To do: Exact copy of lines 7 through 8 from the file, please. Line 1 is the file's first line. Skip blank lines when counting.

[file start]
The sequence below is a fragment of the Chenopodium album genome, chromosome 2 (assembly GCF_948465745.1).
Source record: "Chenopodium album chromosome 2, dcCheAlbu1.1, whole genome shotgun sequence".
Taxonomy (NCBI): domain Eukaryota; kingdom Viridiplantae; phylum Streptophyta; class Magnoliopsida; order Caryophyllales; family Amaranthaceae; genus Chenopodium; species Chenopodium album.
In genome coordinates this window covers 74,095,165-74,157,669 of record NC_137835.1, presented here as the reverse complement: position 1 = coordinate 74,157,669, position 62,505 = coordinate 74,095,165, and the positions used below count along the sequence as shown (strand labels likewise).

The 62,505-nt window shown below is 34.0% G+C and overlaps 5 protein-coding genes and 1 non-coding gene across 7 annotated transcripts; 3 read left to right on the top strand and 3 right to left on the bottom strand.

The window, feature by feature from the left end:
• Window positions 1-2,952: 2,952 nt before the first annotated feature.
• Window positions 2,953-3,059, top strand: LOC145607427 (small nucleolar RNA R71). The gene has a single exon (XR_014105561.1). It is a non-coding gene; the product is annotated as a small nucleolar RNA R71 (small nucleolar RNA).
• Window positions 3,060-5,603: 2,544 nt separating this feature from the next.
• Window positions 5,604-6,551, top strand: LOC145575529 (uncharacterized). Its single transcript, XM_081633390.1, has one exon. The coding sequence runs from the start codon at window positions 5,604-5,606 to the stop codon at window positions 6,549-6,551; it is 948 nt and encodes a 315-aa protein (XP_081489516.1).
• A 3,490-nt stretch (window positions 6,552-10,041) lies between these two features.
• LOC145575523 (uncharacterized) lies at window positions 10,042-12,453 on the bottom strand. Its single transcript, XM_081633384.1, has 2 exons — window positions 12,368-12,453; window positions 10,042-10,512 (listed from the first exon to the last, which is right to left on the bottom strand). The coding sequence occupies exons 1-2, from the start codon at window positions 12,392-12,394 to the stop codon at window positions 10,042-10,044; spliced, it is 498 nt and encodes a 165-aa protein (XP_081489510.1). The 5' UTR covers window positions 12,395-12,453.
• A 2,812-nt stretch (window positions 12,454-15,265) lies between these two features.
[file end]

• Window positions 1-2,952: 2,952 nt before the first annotated feature.
• Window positions 2,953-3,059, top strand: LOC145607427 (small nucleolar RNA R71). The gene has a single exon (XR_014105561.1). It is a non-coding gene; the product is annotated as a small nucleolar RNA R71 (small nucleolar RNA).